‘Man Is a Featherless Biped’

This week I will take up the cudgels in defense of G. K. Chesterton, after reading Austin Bramwell’s acerbic article that dismissed my beloved bard as philosophically unserious and rhetorically annoying. I’m probably not the man to take up the task, since I’m way too attached. Twenty years ago, I teased Robert Spencer, who wages jihad on Bob Dylan’s behalf, about the singer’s nasal twang. In fact, I squawked out every verse of “The Times They Are a Changin'” as if I were singing through a kazoo; verklempt, Spencer dumped a glass of water over my head. So I’m tempted to do it to Bramwell, though I’d probably use what I’m sure is his beverage of choice: cider vinegar.

I’ve been tempted to do this before, when students to whom I assigned The Everlasting Man — which I read once a year through a blur of grateful tears — responded with a shrug and a roll of the eyes. Straining with every scrap of empathy I can muster, I try to understand this kind of person. I wonder if they think beer tastes like spoiled bread, find celibacy tempting because it’s tidier, and keep their family dogs in kennels (instead of the family bed) for reasons of hygiene. I’d be willing to bet that Chesterton-haters prefer low Mass because it is quicker (same graces in half the time!), drink Diet Coke for the taste, and have to be restrained by their pastors from fasting all through Easter.

Here I know that I’m making a serious accusation, blithely accusing those who do not share my taste for a single author of the vice of Insensibility. (The opposing sin to Gluttony, Insensibility is the culpable disdain for the fleshly goods God has given us. It’s between these two deadly poles that the virtue of Temperance shines as the golden mean.)

Yep, that’s what I’m saying. I can smile and differ genially with men who find Art Deco furniture silly, Baroque churches too busy, Mozart’s music too chipper. But there are limits to my sympathy. I am simply stunned into silence by those who can read, dry-eyed, the following passage summing up the Punic Wars — which pitted, Chesterton reminds us, the trivial gods of the Roman pantheon against the gods of Carthage, who demanded infant sacrifice:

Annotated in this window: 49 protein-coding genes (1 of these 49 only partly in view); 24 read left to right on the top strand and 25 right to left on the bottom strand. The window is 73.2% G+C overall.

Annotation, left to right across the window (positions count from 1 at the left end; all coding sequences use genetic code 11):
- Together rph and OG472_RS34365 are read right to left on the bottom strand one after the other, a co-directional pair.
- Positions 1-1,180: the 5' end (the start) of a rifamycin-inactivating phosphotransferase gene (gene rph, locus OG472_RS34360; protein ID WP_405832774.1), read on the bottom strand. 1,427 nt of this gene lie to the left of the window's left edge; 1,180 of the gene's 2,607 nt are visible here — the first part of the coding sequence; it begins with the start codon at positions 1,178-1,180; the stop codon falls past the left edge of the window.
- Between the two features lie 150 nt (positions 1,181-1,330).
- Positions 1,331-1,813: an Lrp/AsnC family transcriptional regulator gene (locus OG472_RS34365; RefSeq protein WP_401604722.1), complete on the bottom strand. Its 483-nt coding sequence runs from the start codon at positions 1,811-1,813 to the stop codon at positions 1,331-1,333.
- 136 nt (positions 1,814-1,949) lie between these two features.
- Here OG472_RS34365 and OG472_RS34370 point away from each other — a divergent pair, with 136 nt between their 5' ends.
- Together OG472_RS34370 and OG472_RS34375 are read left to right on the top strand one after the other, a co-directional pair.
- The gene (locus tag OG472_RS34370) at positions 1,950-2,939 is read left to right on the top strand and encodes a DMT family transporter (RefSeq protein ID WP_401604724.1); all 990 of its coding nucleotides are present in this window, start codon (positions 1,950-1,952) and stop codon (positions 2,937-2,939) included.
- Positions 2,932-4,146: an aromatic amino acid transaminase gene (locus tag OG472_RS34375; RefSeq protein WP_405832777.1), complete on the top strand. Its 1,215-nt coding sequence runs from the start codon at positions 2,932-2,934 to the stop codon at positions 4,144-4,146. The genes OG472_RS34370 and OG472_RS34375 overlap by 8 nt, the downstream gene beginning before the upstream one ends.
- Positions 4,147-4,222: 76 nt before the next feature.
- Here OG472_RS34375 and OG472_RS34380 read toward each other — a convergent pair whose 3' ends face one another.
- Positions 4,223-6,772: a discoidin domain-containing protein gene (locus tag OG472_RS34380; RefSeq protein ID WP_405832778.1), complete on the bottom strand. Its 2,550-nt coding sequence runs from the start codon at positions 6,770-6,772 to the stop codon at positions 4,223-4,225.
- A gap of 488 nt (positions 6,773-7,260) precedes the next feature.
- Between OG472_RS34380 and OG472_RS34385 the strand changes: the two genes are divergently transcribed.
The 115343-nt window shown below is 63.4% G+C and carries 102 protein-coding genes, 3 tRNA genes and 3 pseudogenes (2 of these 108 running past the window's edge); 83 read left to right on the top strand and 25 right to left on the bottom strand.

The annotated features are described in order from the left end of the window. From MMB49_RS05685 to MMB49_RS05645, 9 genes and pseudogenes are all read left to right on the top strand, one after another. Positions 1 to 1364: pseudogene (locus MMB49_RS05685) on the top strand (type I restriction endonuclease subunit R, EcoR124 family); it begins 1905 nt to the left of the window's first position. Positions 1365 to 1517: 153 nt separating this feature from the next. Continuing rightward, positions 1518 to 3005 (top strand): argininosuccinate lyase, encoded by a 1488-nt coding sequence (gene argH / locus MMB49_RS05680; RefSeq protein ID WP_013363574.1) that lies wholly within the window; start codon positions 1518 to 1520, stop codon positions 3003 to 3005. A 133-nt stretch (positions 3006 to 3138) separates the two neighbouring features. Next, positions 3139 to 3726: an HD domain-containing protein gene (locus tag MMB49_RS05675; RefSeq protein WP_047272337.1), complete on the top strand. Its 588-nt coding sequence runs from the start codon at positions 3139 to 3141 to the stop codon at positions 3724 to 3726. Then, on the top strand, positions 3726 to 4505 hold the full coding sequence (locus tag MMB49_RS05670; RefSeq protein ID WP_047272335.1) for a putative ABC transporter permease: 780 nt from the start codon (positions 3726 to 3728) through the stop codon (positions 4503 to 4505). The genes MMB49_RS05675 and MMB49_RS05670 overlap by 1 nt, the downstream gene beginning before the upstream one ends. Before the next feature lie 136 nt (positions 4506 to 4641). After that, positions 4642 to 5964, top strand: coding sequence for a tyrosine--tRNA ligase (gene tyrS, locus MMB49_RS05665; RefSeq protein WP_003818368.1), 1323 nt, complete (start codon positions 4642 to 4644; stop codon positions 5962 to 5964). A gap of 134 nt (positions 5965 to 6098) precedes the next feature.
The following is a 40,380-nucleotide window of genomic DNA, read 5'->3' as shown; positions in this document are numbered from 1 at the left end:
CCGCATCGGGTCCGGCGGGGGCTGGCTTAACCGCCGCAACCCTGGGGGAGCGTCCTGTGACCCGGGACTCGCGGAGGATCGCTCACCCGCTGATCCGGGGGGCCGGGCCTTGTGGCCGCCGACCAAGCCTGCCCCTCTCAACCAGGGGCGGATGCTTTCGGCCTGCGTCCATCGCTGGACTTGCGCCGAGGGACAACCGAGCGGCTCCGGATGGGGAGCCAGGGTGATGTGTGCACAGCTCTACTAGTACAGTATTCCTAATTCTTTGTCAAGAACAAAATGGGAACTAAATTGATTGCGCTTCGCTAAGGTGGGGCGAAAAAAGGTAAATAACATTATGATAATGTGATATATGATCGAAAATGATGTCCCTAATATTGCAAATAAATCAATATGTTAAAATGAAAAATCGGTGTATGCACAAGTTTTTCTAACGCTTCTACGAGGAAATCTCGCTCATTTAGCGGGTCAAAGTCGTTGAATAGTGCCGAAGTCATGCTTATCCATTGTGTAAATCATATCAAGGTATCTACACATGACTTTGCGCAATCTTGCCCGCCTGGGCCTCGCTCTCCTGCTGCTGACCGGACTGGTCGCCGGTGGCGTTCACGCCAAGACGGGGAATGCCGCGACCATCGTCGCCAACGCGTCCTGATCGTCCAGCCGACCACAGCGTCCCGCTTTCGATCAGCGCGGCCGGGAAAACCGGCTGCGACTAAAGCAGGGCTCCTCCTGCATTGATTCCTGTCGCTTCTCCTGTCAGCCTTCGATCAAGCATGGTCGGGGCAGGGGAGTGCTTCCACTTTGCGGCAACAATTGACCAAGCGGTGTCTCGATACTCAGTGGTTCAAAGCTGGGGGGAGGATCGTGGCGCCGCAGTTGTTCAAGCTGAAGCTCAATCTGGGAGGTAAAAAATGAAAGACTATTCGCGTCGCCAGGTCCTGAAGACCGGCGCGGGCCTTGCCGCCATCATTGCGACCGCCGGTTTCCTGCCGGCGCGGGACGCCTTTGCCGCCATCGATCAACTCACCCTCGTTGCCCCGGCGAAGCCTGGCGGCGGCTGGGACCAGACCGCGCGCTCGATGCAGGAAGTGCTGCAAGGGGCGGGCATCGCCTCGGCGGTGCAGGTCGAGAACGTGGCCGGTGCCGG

And there fell on [Rome] the shadow from a shining and as yet invisible light and the burden of things to be. It is not for us to guess in what manner or moment the mercy of God might in any case have rescued the world; but it is certain that the struggle which established Christendom would have been very different if there had been an empire of Carthage instead of an empire of Rome. We have to thank the patience of the Punic wars if, in after ages, divine things descended at least upon human things and not inhuman . . . . Can any man in his senses compare the great wooden doll, whom the children expected to eat a little bit of the dinner, with the great idol who would have been expected to eat the children? That is the measure of how far the world went astray, compared with how far it might have gone astray. If the Romans were ruthless, it was in a true sense to an enemy, and certainly not merely a rival. They remembered not trade routes and regulations, but the faces of sneering men; and hated the hateful soul of Carthage. And we owe them something if we never needed to cut down the groves of Venus exactly as men cut down the groves of Baal. We owe it partly to their harshness that our thoughts of our human past are not wholly harsh. If the passage from heathenry to Christianity was a bridge as well as a breach we owe it to those who kept that heathenry human. If, after all these ages we are in some sense at peace with paganism, and can think more kindly of our fathers, it is well to remember the things that were, and the things that might have been. For this reason alone we can take lightly the load of antiquity and need not shudder at a nymph on a fountain or a cupid on a valentine.

It isn’t just the style here that wins me; it is Chesterton’s brash attempt to find in the dread events of secular, pagan history a golden thread of divine concern for us. God didn’t simply neglect and forget all my pagan forebears who dwelt outside the tiny patch of light cast by the Menorah. He was looking ahead to the Church He would someday erect on the ruins of the temples — and so He kept those temples unstained by infant blood. The Rome that would become after Constantine, and remain to this day, the earthly locus of heavenly truth, was already close to our Father’s heart, and He would not abandon it wholly to the demons.